Stuart Macnish, Nikki Bennett
The $70 million upgrade of Wivenhoe Dam is being undertaken by the Wivenhoe Alliance, in close
proximity to the town of Fernvale, Queensland. As part of the Alliance’s commitment to delivering positive outcomes for the local community, it was decided part way through the project, to commit to delivering a ‘signature’ community legacy project. The team brainstormed a range of options and a decision-making matrix was used to choose the project that would best meet its objectives.
A partnership has been formed between the Alliance, Esk Shire Council and SEQWater to deliver a
master-planned project which incorporates elements such as a community information/service facility,upgrade of Fernvale Memorial Park, streetscape enhancements, improved parking and installation of shelters along the adjacent rail trail. These major partners, together with representatives of the local community, constitute the steering committee, which oversees planning of the project.
The project aims to encourage visitors to the area, to provide improved amenity and sense of pride for the region, and in turn encourage strong relationships for SEQWater in the area in which they operate. Due to tight time frames the partnership is managing the fund raising activities, community consultation and design processes in parallel.
This paper discusses the process by which the Alliance was able to deliver this remarkable project, within a short timeframe. It also discusses how the local community has been involved and the benefits, which have resulted.
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The Wivenhoe Dam Spillway Augmentation Project involved the construction of an additional spillway on the right abutment of the main dam. The right abutment is located in massive sandstones and siltstones of Jurassic and Upper Triassic age.
Seismic refraction surveys and borehole drilling conducted at the design stage for the project
indicated that part of the spillway area was likely to be marginally rippable to unrippable using a
Caterpillar D9 bulldozer or equivalent. Further assessment and rock strength testing was conducted during the initial stages of excavation where D9 and D10 bulldozers were in operation. The results from this further work indicated that a section of the spillway extending from the proposed position of the ogee crest to approximately 100m further upstream were unlikely to be unrippable for a D9 dozer and marginally rippable for a D10.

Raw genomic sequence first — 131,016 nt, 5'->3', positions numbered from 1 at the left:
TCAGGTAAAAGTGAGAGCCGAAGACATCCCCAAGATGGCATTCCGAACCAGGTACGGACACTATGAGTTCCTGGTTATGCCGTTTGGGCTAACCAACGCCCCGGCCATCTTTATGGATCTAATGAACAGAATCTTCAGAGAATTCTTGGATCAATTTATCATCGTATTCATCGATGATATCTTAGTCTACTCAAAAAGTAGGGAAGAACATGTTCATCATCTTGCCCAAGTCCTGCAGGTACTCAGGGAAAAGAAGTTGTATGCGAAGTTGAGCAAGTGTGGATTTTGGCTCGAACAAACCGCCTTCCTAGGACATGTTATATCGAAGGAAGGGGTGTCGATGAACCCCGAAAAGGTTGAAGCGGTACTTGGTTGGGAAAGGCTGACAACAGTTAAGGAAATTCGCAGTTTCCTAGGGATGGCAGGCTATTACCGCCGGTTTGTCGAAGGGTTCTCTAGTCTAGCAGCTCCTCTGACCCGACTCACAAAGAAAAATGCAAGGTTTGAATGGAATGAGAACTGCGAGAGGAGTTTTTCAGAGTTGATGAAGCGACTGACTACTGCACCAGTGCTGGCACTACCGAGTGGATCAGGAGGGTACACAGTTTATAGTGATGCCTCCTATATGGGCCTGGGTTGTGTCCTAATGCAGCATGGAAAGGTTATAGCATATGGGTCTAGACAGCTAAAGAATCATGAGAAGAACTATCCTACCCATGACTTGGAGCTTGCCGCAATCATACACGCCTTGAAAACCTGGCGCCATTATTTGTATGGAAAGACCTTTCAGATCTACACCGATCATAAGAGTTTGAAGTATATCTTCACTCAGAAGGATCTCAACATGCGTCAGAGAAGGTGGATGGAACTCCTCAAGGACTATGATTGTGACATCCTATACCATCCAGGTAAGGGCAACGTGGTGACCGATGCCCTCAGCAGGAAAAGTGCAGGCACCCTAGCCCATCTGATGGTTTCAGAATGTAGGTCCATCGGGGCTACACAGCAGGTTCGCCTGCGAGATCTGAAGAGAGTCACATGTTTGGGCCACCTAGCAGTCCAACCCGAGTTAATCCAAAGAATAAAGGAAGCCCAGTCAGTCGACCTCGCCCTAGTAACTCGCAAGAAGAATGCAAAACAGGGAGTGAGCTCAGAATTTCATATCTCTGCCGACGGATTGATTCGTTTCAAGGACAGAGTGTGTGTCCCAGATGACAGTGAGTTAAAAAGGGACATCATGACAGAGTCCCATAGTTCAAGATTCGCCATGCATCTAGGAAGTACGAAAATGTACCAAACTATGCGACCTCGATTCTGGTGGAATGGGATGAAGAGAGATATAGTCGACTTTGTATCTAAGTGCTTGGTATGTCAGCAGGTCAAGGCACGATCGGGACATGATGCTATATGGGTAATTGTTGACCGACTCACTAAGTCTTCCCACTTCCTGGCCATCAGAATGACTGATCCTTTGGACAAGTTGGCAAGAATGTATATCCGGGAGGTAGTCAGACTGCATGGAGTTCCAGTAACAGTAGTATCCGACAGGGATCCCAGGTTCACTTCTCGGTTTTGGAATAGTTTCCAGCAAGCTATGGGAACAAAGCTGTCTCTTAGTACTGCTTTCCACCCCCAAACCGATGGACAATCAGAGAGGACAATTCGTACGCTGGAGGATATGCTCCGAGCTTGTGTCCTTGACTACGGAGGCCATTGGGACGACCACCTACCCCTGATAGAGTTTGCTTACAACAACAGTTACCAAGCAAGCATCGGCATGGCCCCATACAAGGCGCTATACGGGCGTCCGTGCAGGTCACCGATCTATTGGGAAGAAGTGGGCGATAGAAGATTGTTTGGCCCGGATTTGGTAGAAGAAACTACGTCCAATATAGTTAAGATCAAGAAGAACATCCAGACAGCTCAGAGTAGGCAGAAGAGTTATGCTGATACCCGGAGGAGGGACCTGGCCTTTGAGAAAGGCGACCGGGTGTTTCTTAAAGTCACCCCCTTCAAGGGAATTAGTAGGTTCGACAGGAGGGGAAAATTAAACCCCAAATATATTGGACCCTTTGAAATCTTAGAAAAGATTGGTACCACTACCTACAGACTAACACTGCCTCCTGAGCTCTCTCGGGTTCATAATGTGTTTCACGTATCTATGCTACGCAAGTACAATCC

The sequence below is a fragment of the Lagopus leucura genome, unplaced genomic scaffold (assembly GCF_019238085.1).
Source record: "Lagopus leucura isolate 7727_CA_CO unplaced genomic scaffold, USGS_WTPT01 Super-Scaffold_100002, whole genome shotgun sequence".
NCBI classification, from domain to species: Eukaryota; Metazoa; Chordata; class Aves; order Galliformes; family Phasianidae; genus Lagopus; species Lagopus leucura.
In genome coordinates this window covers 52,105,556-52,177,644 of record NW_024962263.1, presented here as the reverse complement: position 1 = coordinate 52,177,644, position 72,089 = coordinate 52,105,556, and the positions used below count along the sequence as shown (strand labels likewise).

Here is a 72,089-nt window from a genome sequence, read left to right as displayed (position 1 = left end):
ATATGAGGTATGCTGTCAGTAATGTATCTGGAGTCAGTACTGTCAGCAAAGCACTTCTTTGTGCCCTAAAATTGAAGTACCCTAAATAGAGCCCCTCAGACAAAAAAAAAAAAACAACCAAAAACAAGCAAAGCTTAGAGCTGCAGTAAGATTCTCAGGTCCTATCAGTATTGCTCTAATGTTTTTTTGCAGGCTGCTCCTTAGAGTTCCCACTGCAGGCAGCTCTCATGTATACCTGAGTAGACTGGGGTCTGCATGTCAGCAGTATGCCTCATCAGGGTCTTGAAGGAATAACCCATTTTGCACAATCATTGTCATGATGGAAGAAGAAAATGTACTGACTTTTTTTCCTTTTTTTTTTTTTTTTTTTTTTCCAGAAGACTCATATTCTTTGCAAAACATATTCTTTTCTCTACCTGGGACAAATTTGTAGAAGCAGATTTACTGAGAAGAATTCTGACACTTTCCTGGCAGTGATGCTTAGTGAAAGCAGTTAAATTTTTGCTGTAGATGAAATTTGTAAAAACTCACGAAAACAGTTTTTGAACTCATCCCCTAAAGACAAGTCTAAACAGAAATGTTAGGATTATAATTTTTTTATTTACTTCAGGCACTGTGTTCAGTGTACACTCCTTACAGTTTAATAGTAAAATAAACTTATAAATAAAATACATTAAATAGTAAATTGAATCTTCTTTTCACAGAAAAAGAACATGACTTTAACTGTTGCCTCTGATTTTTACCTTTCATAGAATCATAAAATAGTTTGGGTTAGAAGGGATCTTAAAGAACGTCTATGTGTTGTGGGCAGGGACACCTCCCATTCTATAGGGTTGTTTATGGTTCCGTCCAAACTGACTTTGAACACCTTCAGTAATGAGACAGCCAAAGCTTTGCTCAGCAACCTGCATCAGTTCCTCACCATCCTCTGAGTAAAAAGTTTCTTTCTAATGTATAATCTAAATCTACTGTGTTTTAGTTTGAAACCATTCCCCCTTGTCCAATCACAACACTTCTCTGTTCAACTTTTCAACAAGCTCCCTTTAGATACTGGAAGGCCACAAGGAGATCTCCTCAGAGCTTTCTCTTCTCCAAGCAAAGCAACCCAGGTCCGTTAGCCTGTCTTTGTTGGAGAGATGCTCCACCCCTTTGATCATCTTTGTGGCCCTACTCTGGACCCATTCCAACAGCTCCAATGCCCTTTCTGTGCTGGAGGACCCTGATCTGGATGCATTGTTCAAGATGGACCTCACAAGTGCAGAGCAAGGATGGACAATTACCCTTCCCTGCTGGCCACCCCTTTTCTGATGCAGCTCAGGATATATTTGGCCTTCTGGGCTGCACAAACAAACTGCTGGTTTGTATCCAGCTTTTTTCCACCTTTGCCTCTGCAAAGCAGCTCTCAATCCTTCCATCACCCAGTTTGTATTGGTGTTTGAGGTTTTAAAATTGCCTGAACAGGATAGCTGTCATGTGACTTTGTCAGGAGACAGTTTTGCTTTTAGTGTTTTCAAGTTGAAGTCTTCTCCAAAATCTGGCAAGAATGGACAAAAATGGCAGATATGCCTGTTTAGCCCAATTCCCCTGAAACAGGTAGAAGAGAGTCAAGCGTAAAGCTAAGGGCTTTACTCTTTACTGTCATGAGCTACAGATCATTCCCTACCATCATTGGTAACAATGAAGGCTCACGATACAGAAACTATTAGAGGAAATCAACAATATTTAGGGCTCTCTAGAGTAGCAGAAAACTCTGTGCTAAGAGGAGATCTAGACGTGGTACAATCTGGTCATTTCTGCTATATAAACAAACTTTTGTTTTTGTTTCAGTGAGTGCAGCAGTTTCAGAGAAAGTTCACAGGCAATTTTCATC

Excavation options considered for this section included full scale blasting and load out, limited small scale ‘popping’ combined with ripping or the use of larger ripping equipment. Based on an
assessment of cost-benefit, and given the availability of larger ripping equipment, it was decided to
use a combination of D10 dozers and a Komatsu 475A bulldozer (D11 equivalent) equipped with
single tine ripping tools. The use of this equipment proved successful with better than anticipated
production rates being achieved. This resulted in significant cost and time savings for the project and reduced the likelihood of potential adverse impacts on the existing dam grout curtain, environment, travelling public and residents that may have occurred during blasting.
The Ross River Dam, designed in the early seventies, does not meet current dam safety criteria for overtopping and piping within the embankment or the foundation. The dam comprises a 40m long concrete overflow spillway flanked by a central core rockfill embankment of 130 m on the right bank and 170m on the left bank with a 7620 m long left bank earth fill embankment, which has no internal filter zones for piping protection. The embankment was extensively assessed and treated forfoundation deficiencies in 1982, and further assessed in 20002002 for appropriate upgrade options.
This paper describes the process of validation of the detailed design using Risk Based Design Criteria. This process included data mining for historical performance and original design intention,
comparison of the original design against current and historical investigations and assessment of the upgrades using the large volume of data available from previous work. A design team comprising specialist hydrologists, hydrogeologists, geologists, geotechnical and dams engineers worked within a risk assessment framework at all stages of the design to ensure the design was validated using the design Validation Model. This process incorporated assessment of crest level based on flood risk and wave overtopping, review of 2D and 3D seepage models to assess piping and foundation erosion potential, assessment of fissured soils within the embankment foundation for structural stability and evaluation of spillway model testing for potential spillway failure modes.